This article appeared in the June 2004 issue of Spider Magazine. It's about a true experience when an elephant wrapped his trunk around my ankle.
I love the African bush, and have spent a lot of time there over the last 17 years. I’m lucky because ranger friends have shared their bush wisdom with me, teaching me safe ways to act in the wild. The three most important things to remember are simple:
Be quiet or you’ll never see anything.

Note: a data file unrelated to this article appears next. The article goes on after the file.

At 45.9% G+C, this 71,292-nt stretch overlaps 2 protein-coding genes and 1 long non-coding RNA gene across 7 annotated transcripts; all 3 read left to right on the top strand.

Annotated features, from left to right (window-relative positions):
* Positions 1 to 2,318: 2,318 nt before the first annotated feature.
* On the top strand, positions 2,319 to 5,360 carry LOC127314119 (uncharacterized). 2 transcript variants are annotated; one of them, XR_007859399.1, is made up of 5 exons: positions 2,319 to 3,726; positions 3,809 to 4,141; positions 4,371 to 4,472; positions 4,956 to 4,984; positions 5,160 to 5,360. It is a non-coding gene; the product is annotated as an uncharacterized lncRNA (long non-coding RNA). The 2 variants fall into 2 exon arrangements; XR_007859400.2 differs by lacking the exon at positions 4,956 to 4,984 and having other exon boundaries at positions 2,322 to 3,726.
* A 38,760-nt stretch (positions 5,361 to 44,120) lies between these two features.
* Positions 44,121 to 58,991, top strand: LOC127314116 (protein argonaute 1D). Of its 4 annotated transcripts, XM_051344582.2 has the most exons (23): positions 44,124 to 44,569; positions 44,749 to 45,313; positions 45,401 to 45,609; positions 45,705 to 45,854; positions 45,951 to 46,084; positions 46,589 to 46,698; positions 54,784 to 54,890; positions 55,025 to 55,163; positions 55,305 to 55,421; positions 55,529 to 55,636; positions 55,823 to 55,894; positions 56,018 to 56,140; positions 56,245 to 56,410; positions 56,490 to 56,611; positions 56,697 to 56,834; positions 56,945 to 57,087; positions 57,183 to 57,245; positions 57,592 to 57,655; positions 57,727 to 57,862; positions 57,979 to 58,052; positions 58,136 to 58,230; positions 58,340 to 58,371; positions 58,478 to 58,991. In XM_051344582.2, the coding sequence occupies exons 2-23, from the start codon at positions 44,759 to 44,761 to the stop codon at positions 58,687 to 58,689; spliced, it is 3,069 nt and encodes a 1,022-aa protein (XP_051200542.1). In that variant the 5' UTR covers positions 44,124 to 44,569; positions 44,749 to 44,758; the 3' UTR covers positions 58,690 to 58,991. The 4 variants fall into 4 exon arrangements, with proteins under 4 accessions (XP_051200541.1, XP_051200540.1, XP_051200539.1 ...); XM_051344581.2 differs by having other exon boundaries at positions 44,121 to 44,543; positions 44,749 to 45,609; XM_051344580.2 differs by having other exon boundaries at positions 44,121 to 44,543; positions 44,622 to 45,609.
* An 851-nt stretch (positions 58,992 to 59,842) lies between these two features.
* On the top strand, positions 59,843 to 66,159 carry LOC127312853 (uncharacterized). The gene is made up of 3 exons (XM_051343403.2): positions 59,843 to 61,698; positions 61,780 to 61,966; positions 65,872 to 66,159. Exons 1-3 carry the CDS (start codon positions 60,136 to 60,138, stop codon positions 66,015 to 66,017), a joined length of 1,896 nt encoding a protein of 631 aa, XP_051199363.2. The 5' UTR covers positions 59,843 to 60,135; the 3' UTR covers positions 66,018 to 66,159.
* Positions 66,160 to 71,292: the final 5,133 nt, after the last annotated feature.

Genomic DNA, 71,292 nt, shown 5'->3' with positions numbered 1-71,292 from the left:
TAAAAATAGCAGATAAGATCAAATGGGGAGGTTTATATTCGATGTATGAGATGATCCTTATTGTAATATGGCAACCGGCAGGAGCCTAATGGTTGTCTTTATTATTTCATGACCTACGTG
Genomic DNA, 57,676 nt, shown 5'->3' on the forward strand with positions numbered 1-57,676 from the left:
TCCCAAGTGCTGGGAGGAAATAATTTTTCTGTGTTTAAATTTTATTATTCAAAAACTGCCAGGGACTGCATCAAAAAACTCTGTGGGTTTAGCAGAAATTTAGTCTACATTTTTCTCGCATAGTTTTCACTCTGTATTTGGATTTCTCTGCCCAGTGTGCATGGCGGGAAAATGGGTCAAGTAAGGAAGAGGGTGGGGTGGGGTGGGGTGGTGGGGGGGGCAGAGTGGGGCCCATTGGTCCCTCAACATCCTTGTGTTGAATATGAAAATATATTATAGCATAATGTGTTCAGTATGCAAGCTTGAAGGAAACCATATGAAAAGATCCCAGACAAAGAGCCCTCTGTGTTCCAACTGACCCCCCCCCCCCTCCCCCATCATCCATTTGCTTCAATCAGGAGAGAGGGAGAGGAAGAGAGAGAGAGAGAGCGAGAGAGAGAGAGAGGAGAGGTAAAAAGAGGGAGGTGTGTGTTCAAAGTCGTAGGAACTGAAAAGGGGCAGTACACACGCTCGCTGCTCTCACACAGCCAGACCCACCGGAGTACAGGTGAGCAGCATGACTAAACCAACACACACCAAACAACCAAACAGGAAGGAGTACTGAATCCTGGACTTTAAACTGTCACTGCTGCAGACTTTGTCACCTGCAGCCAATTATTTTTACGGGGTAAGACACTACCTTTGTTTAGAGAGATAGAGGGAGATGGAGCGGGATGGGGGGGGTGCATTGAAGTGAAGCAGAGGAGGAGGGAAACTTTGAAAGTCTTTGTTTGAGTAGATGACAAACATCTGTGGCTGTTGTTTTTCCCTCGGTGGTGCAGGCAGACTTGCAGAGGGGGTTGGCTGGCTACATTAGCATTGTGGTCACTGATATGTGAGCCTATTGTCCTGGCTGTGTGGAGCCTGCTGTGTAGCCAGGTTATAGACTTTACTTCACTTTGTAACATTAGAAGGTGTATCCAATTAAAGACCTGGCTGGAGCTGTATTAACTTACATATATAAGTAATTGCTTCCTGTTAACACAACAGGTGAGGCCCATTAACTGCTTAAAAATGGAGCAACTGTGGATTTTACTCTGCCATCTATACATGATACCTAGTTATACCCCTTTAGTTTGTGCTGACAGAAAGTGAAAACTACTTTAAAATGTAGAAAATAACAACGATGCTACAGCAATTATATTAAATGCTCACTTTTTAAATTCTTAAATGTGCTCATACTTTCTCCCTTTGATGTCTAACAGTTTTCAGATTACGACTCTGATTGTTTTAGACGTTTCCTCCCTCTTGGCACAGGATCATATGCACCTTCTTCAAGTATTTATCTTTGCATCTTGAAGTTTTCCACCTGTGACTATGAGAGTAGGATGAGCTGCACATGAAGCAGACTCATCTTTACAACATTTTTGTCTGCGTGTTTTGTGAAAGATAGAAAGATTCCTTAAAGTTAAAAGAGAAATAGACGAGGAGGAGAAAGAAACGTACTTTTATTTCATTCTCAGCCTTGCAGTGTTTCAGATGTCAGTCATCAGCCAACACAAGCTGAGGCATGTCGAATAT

Be calm so that when you do see something it will stay.
Be informed about how to act in different situations.
Knowing these things has saved my life a few times. Twice this involved close encounters with elephants.
I’ll never forget seeing 40,000 muscles, packed neatly in an elephant’s trunk, heading straight for my face.
I was sitting in the front seat of an open Land Rover - no roof, no doors - and definitely no place to go, watching a small herd of eight grazing elephants.
The sun was shining, spreading a soft, yellow light in a day that would be very hot. The call of the red-billed hornbill punctured the air, Wot, wot…” while the elephant stomach rumbles struck long deep tones.